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Cattle, hog futures end the week lower

At the Chicago Mercantile Exchange, live and feeder cattle futures ended the day lower ahead of the Cattle on Feed report.  Feeder cattle found additional pressure from the day’s modestly higher move in corn.  The supply outlook in the Cattle on Feed report was mostly bearish for the industry.  June live cattle closed $1.37 lower at $94.70 and August live cattle closed $.70 lower at $95.40.  August feeder cattle closed $.42 lower at $132.55 and September feeder cattle closed $.37 lower at $133.87. 

Direct cash cattle trade is quiet to end the week.  No bids were renewed.  It looks like the bulk of the week’s business wrapped up before Friday.  Southern live business had a full range of $98 to $102, mostly $102.  Northern dressed deals had a range of $157 to $167.

In Missouri this past week, steer and heifer calves are steady to $3 lower, yearlings were steady to $3 higher.  The USDA says demand and supply were moderate.  Receipts were about steady on the week and the year.  Feeder supply included 57 percent steers and 46 percent of the offering was over 600 pounds.  Medium and Large 1 feeder steers 600 to 648 pounds brought $127.50 to $160 and feeder steers 650 to 699 pounds brought $127 to $154.  Medium and Large 1 feeder heifers 500 to 549 pounds brought $120 to $149 and feeder heifers 601 to 645 pounds brought $115 to $144.25. 

In Nebraska last week, new crop dairy alfalfa hay sold steady to firm, rounds and old crop alfalfa and grass hay were steady.  Dehy pellets and ground and delivered hay were steady.  The USDA says demand was good for new crop dairy quality hay with mostly light demand on all other classes.  The hot, dry, and windier weather has taken a toll on dryland hay and crops.  Many producers think hay tonnage is about 30 to 50 percent less than last year.  In Eastern/Central Nebraska: Alfalfa, new crop premium large squares brought $175 to $210; good large squares brought $150 to $155; premium large rounds brought $135.  Old crop: good large rounds brought $102.50.  In the Platte Valley area of Nebraska: Ground and delivered alfalfa/cornstalk mix brought $95 to $110.  Dehy alfalfa pellets 17 percent protein brought $280 to $285.  In Western Nebraska: Alfalfa, new crop fair to good large squares brought $110; good large rounds $130 delivered; ground and delivered alfalfa brought $143.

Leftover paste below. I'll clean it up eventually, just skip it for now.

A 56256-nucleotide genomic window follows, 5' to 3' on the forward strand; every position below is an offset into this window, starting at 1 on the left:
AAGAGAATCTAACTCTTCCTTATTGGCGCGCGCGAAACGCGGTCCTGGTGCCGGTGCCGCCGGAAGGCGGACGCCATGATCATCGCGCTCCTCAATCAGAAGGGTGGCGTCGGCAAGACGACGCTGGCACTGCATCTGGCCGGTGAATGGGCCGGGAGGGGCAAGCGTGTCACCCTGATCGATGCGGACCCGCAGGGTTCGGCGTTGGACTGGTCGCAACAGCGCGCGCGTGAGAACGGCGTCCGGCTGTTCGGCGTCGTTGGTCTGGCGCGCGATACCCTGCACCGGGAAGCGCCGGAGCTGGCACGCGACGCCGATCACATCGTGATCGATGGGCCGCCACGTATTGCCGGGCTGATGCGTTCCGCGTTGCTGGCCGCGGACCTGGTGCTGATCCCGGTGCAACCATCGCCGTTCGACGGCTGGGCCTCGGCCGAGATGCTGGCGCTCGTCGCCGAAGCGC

Boxed beef closed steady with moderate demand for moderate to heavy offerings.  Choice closed $.16 higher at $213.72 and Select closed $.17 lower at $203.91.  The Choice/Select spread is $9.81.    

Estimated cattle slaughter is 119,000 head – up 4,000 on the week and even on the year.  Saturday’s estimated kill is 59,000 head – down 27,000 on the week and down 5,000 on the year. 

Lean hog futures ended the day mostly lower on follow-through selling and concerns about the long-term supply and demand picture.  July lean hogs closed $1.45 lower at $48.45 and August lean hogs closed $.67 lower at $52.80. 

Cash hogs closed steady to weak with moderate negotiated numbers.  Daily slaughter totals continue to push their way higher and that’s helping to keep the supply chain running, especially as supplies of market-ready barrows and gilts are more than ample.  The industry is still struggling to work through the backlog of hogs in the supply chain that is leftover from the COVID-19 outbreak.  Demand potential remains a bright spot for the industry, and the hope is both domestic and global demand remain strong, helping to provide some price support.  Barrows and gilts at the National Daily Direct closed $.05 lower with a base range of $24 to $29.98 for a weighted average of $28.48; the Iowa/Minnesota closed $.50 lower for a weighted average of $28.07; the Western Corn Belt is $.46 lower for a weighted average of $28.08; the Eastern Corn Belt closed $.04 higher for a weighted average of $29.08. 

The latest Feeder Pig Report shows early-weaned pigs are steady to firm and all feeder pigs are $1 per head higher.  The USDA says demand is light for moderate to heavy offerings.  Receipts include 59 percent formulated prices.  The Total Composite formula range for early-weaned pigs is $9.11 to $40.50 for an average of $27.19.  The Total Composite cash range is $1 to $9 for an average of $6.38.  The average for all early-weaned pigs is $19.20 and the average for all feeder pigs is $14.80. 

Midwest cash markets are closed today.  At Illinois, slaughter sow prices were steady with light to moderate demand for light offerings at $7 to $18.  Barrow and gilt prices were steady with light demand for heavy offerings at $10 to $18.  Boars ranged from $1 to $5. 

Pork values closed weak – down $.37 at $64.64.  Loins, bellies, and picnics closed lower.  Ribs were steady.  Hams and butts closed higher.  Estimated hog slaughter is 457,000 head – up 25,000 on the week and down 1,000 on the year.  Saturday’s estimated kill is 290,000 head – up 60,000 on the week and up 204,000 on the year. 

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